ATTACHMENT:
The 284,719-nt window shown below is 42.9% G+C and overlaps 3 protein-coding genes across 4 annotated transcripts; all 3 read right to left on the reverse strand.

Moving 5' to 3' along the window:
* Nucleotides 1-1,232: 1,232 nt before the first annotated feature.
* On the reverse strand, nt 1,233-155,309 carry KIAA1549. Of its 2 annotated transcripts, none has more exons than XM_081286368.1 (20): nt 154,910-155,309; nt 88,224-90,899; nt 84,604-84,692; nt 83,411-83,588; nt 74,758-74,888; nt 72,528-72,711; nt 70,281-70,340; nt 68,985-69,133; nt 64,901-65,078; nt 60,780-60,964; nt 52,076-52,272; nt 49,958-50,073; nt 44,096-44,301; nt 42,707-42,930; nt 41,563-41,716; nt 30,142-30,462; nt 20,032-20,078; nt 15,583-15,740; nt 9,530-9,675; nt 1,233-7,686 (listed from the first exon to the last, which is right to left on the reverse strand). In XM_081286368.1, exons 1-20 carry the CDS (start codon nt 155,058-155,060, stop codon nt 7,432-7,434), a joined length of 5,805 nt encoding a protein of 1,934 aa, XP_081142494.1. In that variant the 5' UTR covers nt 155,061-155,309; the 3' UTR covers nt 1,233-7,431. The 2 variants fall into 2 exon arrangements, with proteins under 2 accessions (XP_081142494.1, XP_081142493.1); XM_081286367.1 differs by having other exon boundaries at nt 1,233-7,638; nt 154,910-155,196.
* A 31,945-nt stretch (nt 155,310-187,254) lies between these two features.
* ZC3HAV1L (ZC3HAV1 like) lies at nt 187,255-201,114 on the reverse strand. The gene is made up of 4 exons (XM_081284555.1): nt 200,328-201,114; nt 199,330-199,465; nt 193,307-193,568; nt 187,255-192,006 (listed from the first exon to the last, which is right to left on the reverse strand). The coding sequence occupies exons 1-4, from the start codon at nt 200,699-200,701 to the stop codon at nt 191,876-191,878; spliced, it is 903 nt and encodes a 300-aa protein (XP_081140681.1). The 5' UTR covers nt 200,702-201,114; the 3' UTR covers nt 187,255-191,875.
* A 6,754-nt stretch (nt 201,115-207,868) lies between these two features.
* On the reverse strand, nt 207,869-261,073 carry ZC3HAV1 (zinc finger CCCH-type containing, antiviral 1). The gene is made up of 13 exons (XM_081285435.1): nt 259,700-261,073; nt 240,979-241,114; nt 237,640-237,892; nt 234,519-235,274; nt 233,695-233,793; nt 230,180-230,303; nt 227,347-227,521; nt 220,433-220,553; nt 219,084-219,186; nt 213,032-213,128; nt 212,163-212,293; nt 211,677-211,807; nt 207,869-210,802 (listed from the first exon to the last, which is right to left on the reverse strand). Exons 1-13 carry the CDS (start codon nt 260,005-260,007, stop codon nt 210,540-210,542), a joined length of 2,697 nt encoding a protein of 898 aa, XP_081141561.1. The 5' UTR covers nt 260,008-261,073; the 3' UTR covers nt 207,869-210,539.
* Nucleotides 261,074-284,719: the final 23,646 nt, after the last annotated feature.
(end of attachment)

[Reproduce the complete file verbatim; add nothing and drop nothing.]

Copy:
The 284,719-nt window shown below is 42.9% G+C and overlaps 3 protein-coding genes across 4 annotated transcripts; all 3 read right to left on the reverse strand.

Moving 5' to 3' along the window:
* Nucleotides 1-1,232: 1,232 nt before the first annotated feature.
* On the reverse strand, nt 1,233-155,309 carry KIAA1549. Of its 2 annotated transcripts, none has more exons than XM_081286368.1 (20): nt 154,910-155,309; nt 88,224-90,899; nt 84,604-84,692; nt 83,411-83,588; nt 74,758-74,888; nt 72,528-72,711; nt 70,281-70,340; nt 68,985-69,133; nt 64,901-65,078; nt 60,780-60,964; nt 52,076-52,272; nt 49,958-50,073; nt 44,096-44,301; nt 42,707-42,930; nt 41,563-41,716; nt 30,142-30,462; nt 20,032-20,078; nt 15,583-15,740; nt 9,530-9,675; nt 1,233-7,686 (listed from the first exon to the last, which is right to left on the reverse strand). In XM_081286368.1, exons 1-20 carry the CDS (start codon nt 155,058-155,060, stop codon nt 7,432-7,434), a joined length of 5,805 nt encoding a protein of 1,934 aa, XP_081142494.1. In that variant the 5' UTR covers nt 155,061-155,309; the 3' UTR covers nt 1,233-7,431. The 2 variants fall into 2 exon arrangements, with proteins under 2 accessions (XP_081142494.1, XP_081142493.1); XM_081286367.1 differs by having other exon boundaries at nt 1,233-7,638; nt 154,910-155,196.
* A 31,945-nt stretch (nt 155,310-187,254) lies between these two features.
* ZC3HAV1L (ZC3HAV1 like) lies at nt 187,255-201,114 on the reverse strand. The gene is made up of 4 exons (XM_081284555.1): nt 200,328-201,114; nt 199,330-199,465; nt 193,307-193,568; nt 187,255-192,006 (listed from the first exon to the last, which is right to left on the reverse strand). The coding sequence occupies exons 1-4, from the start codon at nt 200,699-200,701 to the stop codon at nt 191,876-191,878; spliced, it is 903 nt and encodes a 300-aa protein (XP_081140681.1). The 5' UTR covers nt 200,702-201,114; the 3' UTR covers nt 187,255-191,875.
* A 6,754-nt stretch (nt 201,115-207,868) lies between these two features.
* On the reverse strand, nt 207,869-261,073 carry ZC3HAV1 (zinc finger CCCH-type containing, antiviral 1). The gene is made up of 13 exons (XM_081285435.1): nt 259,700-261,073; nt 240,979-241,114; nt 237,640-237,892; nt 234,519-235,274; nt 233,695-233,793; nt 230,180-230,303; nt 227,347-227,521; nt 220,433-220,553; nt 219,084-219,186; nt 213,032-213,128; nt 212,163-212,293; nt 211,677-211,807; nt 207,869-210,802 (listed from the first exon to the last, which is right to left on the reverse strand). Exons 1-13 carry the CDS (start codon nt 260,005-260,007, stop codon nt 210,540-210,542), a joined length of 2,697 nt encoding a protein of 898 aa, XP_081141561.1. The 5' UTR covers nt 260,008-261,073; the 3' UTR covers nt 207,869-210,539.
* Nucleotides 261,074-284,719: the final 23,646 nt, after the last annotated feature.